By Yvonne Wingett Sanchez | Arizona Republic
In the aftermath of the mass shootings in Atlanta and Boulder, President Joe Biden and Democratic senators reiterated years-long demands for tightened gun-control measures, but it’s unclear whether they can muster enough support to pass a narrowly divided Senate.
Sen. Kyrsten Sinema, D-Ariz., and Sen. Mark Kelly, D-Ariz., want to expand the nation’s background check systems, close loopholes that allow domestic abusers to buy firearms, and fund research through the federal government to better understand the public health consequences of gun violence.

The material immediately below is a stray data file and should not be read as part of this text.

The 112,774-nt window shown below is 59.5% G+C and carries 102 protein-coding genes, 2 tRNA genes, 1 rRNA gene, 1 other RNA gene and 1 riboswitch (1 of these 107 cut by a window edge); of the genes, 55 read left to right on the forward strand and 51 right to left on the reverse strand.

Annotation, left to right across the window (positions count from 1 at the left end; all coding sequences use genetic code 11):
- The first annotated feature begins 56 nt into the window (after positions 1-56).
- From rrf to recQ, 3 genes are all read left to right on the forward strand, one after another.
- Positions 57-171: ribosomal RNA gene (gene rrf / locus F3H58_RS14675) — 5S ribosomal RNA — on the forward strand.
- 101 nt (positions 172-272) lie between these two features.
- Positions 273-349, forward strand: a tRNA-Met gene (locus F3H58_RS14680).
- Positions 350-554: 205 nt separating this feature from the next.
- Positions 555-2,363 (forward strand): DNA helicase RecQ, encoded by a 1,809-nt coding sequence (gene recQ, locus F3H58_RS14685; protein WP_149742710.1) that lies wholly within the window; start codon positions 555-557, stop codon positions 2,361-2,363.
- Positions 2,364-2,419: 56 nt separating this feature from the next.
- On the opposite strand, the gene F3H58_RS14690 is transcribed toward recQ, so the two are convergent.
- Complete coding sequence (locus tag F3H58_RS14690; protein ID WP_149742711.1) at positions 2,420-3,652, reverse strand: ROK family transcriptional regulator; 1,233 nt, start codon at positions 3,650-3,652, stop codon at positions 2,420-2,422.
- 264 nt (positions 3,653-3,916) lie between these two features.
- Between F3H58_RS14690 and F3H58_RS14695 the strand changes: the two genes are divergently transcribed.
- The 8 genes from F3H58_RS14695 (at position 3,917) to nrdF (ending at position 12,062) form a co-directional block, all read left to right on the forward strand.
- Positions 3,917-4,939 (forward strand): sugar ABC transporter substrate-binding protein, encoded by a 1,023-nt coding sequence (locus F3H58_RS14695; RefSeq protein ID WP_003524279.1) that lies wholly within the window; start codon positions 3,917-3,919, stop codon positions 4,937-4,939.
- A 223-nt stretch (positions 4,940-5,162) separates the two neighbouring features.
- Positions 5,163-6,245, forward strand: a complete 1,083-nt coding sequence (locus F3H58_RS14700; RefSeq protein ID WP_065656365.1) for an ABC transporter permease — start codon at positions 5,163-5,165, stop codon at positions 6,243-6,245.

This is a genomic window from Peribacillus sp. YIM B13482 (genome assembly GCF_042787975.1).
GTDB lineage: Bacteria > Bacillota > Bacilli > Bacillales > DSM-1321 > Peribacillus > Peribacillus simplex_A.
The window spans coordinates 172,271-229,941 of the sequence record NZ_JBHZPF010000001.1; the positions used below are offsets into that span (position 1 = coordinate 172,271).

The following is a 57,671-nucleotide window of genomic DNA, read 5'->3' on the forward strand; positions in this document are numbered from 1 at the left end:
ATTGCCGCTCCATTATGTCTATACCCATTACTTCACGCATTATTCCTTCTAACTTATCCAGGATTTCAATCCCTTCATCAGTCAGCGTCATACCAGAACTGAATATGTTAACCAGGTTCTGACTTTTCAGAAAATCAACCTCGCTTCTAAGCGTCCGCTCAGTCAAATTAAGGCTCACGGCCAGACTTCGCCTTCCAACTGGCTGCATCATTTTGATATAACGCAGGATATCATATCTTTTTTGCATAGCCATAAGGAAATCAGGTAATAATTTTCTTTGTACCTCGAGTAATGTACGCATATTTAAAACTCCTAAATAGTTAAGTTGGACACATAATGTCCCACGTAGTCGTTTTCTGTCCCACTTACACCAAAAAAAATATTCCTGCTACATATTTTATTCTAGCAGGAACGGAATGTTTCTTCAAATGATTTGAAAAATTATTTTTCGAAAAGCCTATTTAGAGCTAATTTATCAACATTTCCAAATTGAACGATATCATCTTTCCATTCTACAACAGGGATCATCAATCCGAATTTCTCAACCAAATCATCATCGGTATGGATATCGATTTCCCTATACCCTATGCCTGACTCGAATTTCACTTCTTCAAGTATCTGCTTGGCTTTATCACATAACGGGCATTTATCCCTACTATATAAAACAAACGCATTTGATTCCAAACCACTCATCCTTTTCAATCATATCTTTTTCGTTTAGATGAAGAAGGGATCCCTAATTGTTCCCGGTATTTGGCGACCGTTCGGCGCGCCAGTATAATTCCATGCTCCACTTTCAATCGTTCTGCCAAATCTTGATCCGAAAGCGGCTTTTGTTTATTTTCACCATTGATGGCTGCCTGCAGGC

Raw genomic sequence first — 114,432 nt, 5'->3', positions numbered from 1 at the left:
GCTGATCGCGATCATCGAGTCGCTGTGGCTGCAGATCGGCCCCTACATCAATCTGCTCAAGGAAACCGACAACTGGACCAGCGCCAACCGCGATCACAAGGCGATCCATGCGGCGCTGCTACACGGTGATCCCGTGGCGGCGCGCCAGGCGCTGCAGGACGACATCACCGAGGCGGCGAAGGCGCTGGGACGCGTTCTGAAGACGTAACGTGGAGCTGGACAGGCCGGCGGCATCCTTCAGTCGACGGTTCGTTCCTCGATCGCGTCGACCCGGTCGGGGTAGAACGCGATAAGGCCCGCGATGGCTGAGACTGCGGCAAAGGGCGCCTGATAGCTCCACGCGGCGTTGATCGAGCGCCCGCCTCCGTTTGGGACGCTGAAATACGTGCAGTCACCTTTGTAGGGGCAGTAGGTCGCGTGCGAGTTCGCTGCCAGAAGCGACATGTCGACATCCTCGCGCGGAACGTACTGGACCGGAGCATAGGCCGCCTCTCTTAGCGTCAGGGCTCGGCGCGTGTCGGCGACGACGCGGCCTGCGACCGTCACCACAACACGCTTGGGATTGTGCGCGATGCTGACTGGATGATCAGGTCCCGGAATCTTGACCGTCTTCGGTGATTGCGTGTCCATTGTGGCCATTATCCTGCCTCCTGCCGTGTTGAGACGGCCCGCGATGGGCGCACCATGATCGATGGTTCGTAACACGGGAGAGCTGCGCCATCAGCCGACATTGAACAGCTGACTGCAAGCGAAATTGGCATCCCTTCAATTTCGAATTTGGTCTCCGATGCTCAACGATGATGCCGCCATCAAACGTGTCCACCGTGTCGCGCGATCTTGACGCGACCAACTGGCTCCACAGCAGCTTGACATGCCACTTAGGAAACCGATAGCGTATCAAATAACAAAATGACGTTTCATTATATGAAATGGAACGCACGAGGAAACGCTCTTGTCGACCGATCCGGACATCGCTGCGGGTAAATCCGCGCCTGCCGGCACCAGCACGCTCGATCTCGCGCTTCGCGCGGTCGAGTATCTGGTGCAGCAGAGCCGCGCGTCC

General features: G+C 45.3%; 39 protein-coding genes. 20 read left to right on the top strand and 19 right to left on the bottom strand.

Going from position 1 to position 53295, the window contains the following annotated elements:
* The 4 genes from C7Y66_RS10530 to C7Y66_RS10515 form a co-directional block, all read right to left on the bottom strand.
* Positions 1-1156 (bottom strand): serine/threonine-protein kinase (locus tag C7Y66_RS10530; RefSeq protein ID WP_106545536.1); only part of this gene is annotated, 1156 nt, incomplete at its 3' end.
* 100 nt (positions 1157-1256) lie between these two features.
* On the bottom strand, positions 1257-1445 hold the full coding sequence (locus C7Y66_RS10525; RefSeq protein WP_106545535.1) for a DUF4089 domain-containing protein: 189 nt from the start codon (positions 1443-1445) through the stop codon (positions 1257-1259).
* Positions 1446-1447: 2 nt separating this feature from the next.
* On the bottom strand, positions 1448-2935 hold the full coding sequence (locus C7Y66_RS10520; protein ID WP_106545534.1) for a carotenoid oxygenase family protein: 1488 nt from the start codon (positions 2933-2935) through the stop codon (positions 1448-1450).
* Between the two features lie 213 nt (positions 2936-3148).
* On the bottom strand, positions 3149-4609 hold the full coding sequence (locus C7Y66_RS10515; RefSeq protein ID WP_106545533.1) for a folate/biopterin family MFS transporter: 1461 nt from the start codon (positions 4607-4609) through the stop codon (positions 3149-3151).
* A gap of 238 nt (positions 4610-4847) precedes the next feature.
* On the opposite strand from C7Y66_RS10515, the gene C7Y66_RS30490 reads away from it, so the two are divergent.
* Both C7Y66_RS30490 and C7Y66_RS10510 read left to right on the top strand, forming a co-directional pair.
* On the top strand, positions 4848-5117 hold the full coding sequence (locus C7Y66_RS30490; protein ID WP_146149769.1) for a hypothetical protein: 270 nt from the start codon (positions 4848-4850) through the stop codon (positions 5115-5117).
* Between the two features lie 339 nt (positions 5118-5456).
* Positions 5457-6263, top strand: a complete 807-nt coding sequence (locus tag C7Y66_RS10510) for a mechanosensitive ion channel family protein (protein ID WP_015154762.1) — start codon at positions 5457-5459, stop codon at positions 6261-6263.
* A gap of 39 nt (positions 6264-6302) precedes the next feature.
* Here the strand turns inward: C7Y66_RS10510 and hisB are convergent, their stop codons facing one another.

Their support comes as Senate Majority Leader Chuck Schumer, D-N.Y., has said he would force a vote in the 50-50 Senate to expand background checks.
“We must not shrink from our moral obligation to act,” Schumer said Wednesday. But to clear a GOP filibuster, which requires 60 votes, Democrats would need to pick up significant support from Republicans, many of whom deem proposals that have already cleared the House of Representatives as going too far.
Before the mass shootings, the Democrat-controlled House passed a pair of bills as they renewed calls for meaningful gun-reform. One would expand background checks for gun purchases. The other, aimed at closing the so-called “Charleston loophole,” addresses a gap in federal law that allows gun sales to proceed without a completed background check if three business days have passed.
Neither Sinema nor Kelly commented specifically on the House-passed legislation.